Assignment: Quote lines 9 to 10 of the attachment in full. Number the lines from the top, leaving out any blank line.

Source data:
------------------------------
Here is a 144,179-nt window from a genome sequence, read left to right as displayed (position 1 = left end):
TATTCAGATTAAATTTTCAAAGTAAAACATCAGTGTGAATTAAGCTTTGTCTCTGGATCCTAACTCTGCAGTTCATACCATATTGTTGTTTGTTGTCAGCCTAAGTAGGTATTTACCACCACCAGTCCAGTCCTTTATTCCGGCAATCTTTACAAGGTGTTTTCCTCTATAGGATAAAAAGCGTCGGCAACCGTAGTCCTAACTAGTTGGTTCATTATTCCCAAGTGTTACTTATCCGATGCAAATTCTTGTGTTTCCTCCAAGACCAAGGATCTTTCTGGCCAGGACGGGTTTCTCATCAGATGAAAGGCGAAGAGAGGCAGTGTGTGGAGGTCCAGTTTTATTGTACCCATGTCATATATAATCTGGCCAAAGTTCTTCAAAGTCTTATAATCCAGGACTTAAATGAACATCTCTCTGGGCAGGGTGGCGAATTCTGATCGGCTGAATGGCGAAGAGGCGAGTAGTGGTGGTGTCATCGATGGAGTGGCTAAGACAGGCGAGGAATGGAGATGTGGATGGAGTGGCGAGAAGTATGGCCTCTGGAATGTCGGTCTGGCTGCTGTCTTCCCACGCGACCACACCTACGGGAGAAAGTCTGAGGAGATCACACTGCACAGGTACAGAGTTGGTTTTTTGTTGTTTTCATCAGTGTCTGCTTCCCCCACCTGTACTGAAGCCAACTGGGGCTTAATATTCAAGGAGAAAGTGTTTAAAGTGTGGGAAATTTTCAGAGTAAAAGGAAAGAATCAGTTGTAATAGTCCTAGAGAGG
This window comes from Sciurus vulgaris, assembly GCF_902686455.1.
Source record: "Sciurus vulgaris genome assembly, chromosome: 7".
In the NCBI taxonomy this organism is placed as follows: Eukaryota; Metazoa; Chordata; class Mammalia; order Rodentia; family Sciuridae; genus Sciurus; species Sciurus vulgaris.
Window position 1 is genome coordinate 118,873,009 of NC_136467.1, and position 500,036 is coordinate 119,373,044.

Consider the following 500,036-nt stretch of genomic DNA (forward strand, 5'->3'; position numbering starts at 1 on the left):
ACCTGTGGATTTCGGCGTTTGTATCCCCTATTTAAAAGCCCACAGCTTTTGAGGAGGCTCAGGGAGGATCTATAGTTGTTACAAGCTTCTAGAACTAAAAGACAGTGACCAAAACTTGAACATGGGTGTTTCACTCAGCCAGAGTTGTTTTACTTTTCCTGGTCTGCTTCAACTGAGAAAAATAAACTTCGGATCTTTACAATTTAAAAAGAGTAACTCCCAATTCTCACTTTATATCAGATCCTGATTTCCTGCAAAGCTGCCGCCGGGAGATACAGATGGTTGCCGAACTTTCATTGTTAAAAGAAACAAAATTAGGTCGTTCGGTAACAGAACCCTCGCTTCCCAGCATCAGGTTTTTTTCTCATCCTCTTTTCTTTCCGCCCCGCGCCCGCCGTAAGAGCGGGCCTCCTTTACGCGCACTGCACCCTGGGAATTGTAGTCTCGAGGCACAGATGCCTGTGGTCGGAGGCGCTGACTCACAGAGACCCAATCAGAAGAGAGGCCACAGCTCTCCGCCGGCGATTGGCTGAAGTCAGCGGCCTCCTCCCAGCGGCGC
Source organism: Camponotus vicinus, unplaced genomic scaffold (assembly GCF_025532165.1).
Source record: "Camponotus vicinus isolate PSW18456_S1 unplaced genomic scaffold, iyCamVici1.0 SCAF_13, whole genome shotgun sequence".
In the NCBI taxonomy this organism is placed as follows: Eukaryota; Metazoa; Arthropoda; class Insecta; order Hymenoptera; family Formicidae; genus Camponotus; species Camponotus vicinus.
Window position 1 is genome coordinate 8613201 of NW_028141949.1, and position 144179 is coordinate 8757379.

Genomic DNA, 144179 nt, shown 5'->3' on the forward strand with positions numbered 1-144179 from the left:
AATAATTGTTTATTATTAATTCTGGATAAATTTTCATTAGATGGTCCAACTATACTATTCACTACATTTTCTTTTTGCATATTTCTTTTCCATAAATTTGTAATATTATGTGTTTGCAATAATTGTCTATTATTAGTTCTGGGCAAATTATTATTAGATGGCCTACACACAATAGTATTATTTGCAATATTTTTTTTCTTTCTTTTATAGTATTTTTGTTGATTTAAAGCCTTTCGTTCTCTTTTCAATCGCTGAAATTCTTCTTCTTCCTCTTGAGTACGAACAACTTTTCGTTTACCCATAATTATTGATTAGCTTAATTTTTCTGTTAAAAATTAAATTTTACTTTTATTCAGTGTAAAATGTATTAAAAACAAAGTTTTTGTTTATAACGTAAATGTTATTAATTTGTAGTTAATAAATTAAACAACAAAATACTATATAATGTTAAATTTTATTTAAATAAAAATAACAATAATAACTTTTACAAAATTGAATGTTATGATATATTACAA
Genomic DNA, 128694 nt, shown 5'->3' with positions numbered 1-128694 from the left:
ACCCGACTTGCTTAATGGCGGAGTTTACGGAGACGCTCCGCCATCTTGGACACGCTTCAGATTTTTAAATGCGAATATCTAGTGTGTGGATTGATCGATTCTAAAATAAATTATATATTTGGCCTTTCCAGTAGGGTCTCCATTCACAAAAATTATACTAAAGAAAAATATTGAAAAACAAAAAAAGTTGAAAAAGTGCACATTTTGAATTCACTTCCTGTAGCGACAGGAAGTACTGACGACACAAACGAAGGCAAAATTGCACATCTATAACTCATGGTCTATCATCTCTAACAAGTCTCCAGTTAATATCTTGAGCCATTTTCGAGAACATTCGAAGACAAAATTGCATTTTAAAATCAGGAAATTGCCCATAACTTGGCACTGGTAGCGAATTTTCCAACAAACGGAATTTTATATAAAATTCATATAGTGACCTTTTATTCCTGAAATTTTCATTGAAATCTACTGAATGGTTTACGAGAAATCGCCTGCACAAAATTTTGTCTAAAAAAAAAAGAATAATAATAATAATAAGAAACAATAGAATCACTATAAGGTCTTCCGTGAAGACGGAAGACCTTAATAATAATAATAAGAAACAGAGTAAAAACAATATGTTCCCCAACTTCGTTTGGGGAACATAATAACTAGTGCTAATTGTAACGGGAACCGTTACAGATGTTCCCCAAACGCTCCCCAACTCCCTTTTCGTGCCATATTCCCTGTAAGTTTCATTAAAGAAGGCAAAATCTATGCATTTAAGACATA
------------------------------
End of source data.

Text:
Source organism: Camponotus vicinus, unplaced genomic scaffold (assembly GCF_025532165.1).
Source record: "Camponotus vicinus isolate PSW18456_S1 unplaced genomic scaffold, iyCamVici1.0 SCAF_13, whole genome shotgun sequence".